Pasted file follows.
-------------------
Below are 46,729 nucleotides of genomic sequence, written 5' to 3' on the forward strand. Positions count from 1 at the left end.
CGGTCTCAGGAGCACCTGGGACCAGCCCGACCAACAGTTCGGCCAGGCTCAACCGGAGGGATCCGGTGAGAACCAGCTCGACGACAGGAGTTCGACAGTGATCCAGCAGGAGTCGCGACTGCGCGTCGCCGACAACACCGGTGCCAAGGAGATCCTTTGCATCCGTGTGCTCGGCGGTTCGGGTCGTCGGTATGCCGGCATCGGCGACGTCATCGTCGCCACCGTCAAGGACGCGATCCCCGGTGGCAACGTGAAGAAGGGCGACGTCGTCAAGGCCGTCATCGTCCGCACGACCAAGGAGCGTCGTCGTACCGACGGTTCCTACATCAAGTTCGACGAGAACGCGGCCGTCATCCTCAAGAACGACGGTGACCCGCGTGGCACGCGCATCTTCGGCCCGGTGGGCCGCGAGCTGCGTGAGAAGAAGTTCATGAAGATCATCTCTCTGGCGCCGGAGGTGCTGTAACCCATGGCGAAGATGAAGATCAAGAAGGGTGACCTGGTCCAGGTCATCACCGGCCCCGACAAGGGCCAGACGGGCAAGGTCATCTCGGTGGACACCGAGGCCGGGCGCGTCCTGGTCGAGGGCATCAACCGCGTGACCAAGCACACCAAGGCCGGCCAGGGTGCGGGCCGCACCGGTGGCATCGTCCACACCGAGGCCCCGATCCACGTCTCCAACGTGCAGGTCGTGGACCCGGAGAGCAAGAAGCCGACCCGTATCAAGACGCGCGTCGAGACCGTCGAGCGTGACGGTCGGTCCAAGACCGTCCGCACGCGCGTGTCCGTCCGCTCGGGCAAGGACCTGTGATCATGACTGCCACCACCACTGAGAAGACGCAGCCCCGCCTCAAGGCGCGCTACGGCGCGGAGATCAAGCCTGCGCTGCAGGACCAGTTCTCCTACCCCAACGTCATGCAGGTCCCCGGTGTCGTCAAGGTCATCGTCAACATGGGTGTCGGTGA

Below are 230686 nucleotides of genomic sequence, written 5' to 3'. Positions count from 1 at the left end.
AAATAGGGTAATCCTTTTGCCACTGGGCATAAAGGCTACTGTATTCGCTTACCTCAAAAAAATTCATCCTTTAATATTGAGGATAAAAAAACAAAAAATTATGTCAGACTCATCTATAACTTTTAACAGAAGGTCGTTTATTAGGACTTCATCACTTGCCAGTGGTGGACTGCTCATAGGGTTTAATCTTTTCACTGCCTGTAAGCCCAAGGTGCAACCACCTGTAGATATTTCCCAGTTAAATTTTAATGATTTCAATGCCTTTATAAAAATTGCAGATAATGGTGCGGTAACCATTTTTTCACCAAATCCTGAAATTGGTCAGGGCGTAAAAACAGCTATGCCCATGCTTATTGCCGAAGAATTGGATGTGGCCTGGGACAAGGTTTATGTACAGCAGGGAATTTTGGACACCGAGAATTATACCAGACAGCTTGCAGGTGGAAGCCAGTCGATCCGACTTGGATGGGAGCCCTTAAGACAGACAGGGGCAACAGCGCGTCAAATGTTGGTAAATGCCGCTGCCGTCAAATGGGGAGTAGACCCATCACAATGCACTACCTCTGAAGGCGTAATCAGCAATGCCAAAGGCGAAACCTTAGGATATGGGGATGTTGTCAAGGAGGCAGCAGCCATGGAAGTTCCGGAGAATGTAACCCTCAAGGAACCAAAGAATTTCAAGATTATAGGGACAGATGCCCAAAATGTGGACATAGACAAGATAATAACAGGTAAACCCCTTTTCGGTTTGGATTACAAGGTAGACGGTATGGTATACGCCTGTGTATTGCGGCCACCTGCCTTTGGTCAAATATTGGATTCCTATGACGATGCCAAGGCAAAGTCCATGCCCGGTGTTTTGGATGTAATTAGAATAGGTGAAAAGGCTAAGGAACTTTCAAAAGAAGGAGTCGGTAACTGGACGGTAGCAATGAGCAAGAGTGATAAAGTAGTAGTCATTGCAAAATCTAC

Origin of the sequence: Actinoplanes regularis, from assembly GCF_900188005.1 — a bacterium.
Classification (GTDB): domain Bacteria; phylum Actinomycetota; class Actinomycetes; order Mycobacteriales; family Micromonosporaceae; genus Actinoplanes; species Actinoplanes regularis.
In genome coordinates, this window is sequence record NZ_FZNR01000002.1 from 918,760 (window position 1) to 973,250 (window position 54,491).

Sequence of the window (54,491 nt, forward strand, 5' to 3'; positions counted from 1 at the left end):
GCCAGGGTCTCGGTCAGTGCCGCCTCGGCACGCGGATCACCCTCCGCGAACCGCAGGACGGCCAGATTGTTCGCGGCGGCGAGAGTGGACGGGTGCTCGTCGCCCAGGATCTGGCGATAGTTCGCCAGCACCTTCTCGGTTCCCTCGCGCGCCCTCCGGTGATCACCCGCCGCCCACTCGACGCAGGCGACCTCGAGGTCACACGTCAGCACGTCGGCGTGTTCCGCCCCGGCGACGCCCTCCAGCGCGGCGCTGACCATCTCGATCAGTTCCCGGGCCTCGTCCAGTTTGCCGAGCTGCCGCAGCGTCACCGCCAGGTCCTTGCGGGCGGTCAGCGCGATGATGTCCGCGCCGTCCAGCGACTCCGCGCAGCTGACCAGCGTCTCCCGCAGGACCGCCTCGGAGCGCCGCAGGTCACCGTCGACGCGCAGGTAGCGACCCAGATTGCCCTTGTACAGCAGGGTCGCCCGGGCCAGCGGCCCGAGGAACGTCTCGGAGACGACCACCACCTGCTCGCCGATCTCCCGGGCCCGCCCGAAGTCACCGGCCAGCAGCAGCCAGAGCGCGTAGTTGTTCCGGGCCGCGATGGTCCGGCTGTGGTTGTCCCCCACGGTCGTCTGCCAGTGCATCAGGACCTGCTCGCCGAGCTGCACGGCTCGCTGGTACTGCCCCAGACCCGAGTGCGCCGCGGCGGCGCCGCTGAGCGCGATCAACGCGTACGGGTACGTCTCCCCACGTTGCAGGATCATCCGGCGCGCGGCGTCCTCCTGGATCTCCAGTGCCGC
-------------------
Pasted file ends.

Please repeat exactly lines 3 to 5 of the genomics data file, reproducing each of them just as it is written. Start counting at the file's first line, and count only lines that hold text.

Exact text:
Below are 230686 nucleotides of genomic sequence, written 5' to 3'. Positions count from 1 at the left end.
AAATAGGGTAATCCTTTTGCCACTGGGCATAAAGGCTACTGTATTCGCTTACCTCAAAAAAATTCATCCTTTAATATTGAGGATAAAAAAACAAAAAATTATGTCAGACTCATCTATAACTTTTAACAGAAGGTCGTTTATTAGGACTTCATCACTTGCCAGTGGTGGACTGCTCATAGGGTTTAATCTTTTCACTGCCTGTAAGCCCAAGGTGCAACCACCTGTAGATATTTCCCAGTTAAATTTTAATGATTTCAATGCCTTTATAAAAATTGCAGATAATGGTGCGGTAACCATTTTTTCACCAAATCCTGAAATTGGTCAGGGCGTAAAAACAGCTATGCCCATGCTTATTGCCGAAGAATTGGATGTGGCCTGGGACAAGGTTTATGTACAGCAGGGAATTTTGGACACCGAGAATTATACCAGACAGCTTGCAGGTGGAAGCCAGTCGATCCGACTTGGATGGGAGCCCTTAAGACAGACAGGGGCAACAGCGCGTCAAATGTTGGTAAATGCCGCTGCCGTCAAATGGGGAGTAGACCCATCACAATGCACTACCTCTGAAGGCGTAATCAGCAATGCCAAAGGCGAAACCTTAGGATATGGGGATGTTGTCAAGGAGGCAGCAGCCATGGAAGTTCCGGAGAATGTAACCCTCAAGGAACCAAAGAATTTCAAGATTATAGGGACAGATGCCCAAAATGTGGACATAGACAAGATAATAACAGGTAAACCCCTTTTCGGTTTGGATTACAAGGTAGACGGTATGGTATACGCCTGTGTATTGCGGCCACCTGCCTTTGGTCAAATATTGGATTCCTATGACGATGCCAAGGCAAAGTCCATGCCCGGTGTTTTGGATGTAATTAGAATAGGTGAAAAGGCTAAGGAACTTTCAAAAGAAGGAGTCGGTAACTGGACGGTAGCAATGAGCAAGAGTGATAAAGTAGTAGTCATTGCAAAATCTAC

Origin of the sequence: Actinoplanes regularis, from assembly GCF_900188005.1 — a bacterium.